“…Adam Smith anticipated such a transition. He believed that in the long run, population growth would push wages down, natural resources would become increasingly scarce, and division of labour would approach the limit of effectiveness. He estimated that the period of growth would last for about two hundred years.”

Maybe we should pay less attention to the Transition Movement and more to the Adam Smith Institute? I jest. But it is killer examples like THIS that we need to turn the heads of the likes of ASI and their fellow right-wing ideologues. Even John Stuart Mill proposed a “stationary state” economy. These ideas are part of classical economics and must become part of neo-classical economics.

“…remember that the economy is a human construct. Economic “laws” are not like the law of gravity. They can be changed.”

That’s it. That’s the best thing these authors could have written. This is to their credit. I enjoyed this work and loved the sprinkling of Polyp cartoons through the chapters. They set the tone nicely. We don’t know what mileage this has but it is a beginning. Let’s go to work.

Comments

“Enough is Enough” by Rob Dietz & Dan O’Neill — 2 Comments

  1. ‘One can’t but help think that there is nothing to overcome the nasty Hobbesian trait in all of us. Ending growth won’t make us all nice people. The world is full of arseholes.’

    This is the nub of the matter for me. I believe you are making a mistake; confusing human nature with human culture. Human beings are not inherently selfish and competitive, I believe this is what we have all misunderstood. Darwin did not prove this and it is not true.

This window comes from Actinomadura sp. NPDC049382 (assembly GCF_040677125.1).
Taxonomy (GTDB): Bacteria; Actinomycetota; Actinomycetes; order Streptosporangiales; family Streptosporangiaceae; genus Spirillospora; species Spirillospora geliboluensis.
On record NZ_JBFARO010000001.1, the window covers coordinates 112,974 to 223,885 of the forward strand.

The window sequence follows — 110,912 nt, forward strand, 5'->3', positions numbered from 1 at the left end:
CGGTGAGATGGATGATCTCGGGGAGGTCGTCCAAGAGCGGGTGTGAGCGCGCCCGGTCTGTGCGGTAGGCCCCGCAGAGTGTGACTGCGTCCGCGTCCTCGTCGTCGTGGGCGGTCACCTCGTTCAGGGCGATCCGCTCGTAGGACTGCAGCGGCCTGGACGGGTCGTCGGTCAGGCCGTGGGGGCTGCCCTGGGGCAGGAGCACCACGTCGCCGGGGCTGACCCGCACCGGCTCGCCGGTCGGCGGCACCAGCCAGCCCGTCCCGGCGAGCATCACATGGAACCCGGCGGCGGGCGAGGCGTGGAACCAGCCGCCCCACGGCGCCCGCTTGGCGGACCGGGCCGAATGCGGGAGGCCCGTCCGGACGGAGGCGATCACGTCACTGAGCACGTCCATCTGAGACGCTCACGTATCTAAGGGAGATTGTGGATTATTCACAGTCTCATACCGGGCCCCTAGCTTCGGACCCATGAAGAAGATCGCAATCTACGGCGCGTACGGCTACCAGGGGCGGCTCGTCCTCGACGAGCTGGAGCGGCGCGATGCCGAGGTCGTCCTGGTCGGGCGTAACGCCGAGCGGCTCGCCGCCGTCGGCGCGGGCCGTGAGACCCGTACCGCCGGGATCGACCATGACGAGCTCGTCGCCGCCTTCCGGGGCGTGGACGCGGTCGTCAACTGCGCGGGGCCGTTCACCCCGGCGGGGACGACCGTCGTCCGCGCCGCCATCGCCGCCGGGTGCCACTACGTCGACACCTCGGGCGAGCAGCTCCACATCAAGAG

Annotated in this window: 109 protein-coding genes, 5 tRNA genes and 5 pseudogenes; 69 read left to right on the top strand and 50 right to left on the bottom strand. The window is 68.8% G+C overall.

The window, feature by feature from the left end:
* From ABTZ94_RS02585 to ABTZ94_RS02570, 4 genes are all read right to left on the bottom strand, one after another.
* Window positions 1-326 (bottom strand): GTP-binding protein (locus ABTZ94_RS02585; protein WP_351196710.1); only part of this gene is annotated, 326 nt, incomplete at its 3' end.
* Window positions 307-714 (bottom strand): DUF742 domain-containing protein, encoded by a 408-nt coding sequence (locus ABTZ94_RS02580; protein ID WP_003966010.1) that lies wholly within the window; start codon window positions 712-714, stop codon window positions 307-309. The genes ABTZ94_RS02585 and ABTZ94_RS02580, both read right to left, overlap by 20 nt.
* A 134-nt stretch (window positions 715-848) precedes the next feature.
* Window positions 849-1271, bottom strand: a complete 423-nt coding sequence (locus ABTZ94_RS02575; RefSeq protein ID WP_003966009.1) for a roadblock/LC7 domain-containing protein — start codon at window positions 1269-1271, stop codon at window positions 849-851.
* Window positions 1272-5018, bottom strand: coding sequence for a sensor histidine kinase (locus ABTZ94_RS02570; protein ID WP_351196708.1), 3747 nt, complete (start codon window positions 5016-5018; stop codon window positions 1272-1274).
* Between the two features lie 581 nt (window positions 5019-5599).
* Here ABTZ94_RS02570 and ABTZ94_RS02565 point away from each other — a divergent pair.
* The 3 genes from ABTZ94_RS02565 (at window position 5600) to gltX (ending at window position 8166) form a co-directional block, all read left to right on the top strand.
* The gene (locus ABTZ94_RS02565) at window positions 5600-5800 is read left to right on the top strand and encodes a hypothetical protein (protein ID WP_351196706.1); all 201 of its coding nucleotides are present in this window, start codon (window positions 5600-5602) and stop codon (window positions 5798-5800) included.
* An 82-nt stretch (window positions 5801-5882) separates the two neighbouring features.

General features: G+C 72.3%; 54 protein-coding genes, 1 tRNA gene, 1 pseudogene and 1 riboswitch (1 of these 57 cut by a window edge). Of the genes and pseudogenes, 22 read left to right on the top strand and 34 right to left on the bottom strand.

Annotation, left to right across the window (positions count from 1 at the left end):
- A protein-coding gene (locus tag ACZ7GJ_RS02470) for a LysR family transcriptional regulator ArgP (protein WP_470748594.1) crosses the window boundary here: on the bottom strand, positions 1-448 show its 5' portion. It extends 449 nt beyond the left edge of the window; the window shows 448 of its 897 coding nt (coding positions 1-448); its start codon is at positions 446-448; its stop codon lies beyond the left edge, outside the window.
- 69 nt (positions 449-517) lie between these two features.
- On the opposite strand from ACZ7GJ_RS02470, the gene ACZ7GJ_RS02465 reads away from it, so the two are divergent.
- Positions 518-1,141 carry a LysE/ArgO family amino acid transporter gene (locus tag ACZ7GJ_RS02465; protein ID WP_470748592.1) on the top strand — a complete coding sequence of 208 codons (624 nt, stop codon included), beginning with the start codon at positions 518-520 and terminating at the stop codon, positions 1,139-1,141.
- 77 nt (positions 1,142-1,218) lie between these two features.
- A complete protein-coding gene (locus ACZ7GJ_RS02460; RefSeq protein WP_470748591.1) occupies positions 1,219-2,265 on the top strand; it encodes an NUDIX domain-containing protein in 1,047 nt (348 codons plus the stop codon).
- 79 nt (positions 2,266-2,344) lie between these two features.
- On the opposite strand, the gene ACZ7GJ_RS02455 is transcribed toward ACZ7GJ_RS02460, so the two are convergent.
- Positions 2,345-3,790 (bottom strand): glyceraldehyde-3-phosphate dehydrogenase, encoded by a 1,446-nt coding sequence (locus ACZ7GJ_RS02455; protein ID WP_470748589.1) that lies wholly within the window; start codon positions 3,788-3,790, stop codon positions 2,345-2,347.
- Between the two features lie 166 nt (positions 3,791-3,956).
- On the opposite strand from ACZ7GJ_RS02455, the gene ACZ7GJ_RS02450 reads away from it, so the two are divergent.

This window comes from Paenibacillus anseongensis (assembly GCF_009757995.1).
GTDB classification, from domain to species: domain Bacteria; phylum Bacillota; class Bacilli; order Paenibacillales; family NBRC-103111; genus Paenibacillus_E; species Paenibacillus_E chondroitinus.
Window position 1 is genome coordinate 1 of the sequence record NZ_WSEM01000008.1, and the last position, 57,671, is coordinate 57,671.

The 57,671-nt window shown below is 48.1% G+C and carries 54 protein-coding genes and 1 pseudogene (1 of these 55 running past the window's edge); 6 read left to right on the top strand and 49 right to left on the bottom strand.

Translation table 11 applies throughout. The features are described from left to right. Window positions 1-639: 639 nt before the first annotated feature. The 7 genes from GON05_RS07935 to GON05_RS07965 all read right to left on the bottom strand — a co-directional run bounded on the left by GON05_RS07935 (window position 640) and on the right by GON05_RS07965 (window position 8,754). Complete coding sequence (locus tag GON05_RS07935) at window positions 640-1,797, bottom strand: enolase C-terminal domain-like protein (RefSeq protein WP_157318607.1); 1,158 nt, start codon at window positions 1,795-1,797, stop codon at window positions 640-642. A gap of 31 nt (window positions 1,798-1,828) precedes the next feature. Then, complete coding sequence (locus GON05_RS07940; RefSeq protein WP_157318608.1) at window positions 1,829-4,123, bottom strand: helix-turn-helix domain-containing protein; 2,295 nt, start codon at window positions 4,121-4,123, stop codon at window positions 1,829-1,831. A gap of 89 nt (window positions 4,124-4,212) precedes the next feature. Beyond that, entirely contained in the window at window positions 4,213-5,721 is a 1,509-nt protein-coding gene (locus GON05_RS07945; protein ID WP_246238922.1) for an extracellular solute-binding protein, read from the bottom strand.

I recently had a look at Ancient Futures:Learning from Ladakh by Norberg Hodge where she put this beautifully. It is our culture to a large extent that makes us like this, not our nature. Our economic system encourages competition and selfishness, with a different system the better side of people could triumph. that is Norberg Hodge’s conclusion, unexpected to her, after spending years living with the traditional Ladakhi society, as well as watching it respond to ‘development’.
    Ending growth *could* bring out the better side of people, because growth makes it imperative that we compete with one another; I must become independently wealthy, at your expense perhaps, in order to obtain security for myself and my family. The alternative is to look for security by co-operating with other people instead of competing, as in traditional Ladakhi society (and others?). That is a big ask, and may not happen, but not because of human nature, but because of human culture (our growth imperative).

    Peter

    • ^^ This is exactly the response I was going to give. If the premise that human nature is inherently flawed, the author of this critique offers flawlessly logical conclusions. However, this premise is what is flawed, not human nature, thus rendering many of the conclusions drawn here erroneous and, if taken to be correct by readers, unfairly disempowering.